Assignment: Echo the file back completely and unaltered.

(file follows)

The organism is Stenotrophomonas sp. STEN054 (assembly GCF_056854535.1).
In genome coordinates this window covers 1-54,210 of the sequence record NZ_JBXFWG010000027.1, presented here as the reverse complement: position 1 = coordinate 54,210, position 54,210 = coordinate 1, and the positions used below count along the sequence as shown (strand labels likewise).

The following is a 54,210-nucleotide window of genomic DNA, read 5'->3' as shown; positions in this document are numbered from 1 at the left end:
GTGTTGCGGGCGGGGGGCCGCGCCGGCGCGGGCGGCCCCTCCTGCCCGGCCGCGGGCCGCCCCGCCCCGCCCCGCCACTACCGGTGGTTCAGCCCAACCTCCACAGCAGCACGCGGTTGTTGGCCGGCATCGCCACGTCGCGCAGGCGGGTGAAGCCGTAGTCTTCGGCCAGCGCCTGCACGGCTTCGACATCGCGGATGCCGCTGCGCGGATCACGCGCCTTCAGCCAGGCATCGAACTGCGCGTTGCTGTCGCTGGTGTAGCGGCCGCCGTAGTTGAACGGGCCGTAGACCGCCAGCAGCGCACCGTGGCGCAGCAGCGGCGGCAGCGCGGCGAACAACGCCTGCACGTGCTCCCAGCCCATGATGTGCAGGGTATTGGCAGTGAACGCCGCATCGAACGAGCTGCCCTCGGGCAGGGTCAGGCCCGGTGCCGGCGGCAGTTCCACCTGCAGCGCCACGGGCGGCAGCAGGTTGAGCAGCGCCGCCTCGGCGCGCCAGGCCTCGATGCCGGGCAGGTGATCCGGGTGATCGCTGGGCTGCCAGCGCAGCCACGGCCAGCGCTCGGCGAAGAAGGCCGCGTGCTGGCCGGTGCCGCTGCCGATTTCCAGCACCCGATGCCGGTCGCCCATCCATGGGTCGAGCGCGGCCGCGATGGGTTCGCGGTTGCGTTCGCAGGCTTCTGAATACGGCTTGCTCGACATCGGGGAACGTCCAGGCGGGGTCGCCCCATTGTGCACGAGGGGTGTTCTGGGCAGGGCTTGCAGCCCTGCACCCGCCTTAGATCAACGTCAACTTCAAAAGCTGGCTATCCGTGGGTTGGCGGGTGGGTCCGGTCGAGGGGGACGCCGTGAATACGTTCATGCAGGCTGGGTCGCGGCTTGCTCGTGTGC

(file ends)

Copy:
The organism is Stenotrophomonas sp. STEN054 (assembly GCF_056854535.1).
In genome coordinates this window covers 1-54,210 of the sequence record NZ_JBXFWG010000027.1, presented here as the reverse complement: position 1 = coordinate 54,210, position 54,210 = coordinate 1, and the positions used below count along the sequence as shown (strand labels likewise).

The following is a 54,210-nucleotide window of genomic DNA, read 5'->3' as shown; positions in this document are numbered from 1 at the left end:
GTGTTGCGGGCGGGGGGCCGCGCCGGCGCGGGCGGCCCCTCCTGCCCGGCCGCGGGCCGCCCCGCCCCGCCCCGCCACTACCGGTGGTTCAGCCCAACCTCCACAGCAGCACGCGGTTGTTGGCCGGCATCGCCACGTCGCGCAGGCGGGTGAAGCCGTAGTCTTCGGCCAGCGCCTGCACGGCTTCGACATCGCGGATGCCGCTGCGCGGATCACGCGCCTTCAGCCAGGCATCGAACTGCGCGTTGCTGTCGCTGGTGTAGCGGCCGCCGTAGTTGAACGGGCCGTAGACCGCCAGCAGCGCACCGTGGCGCAGCAGCGGCGGCAGCGCGGCGAACAACGCCTGCACGTGCTCCCAGCCCATGATGTGCAGGGTATTGGCAGTGAACGCCGCATCGAACGAGCTGCCCTCGGGCAGGGTCAGGCCCGGTGCCGGCGGCAGTTCCACCTGCAGCGCCACGGGCGGCAGCAGGTTGAGCAGCGCCGCCTCGGCGCGCCAGGCCTCGATGCCGGGCAGGTGATCCGGGTGATCGCTGGGCTGCCAGCGCAGCCACGGCCAGCGCTCGGCGAAGAAGGCCGCGTGCTGGCCGGTGCCGCTGCCGATTTCCAGCACCCGATGCCGGTCGCCCATCCATGGGTCGAGCGCGGCCGCGATGGGTTCGCGGTTGCGTTCGCAGGCTTCTGAATACGGCTTGCTCGACATCGGGGAACGTCCAGGCGGGGTCGCCCCATTGTGCACGAGGGGTGTTCTGGGCAGGGCTTGCAGCCCTGCACCCGCCTTAGATCAACGTCAACTTCAAAAGCTGGCTATCCGTGGGTTGGCGGGTGGGTCCGGTCGAGGGGGACGCCGTGAATACGTTCATGCAGGCTGGGTCGCGGCTTGCTCGTGTGC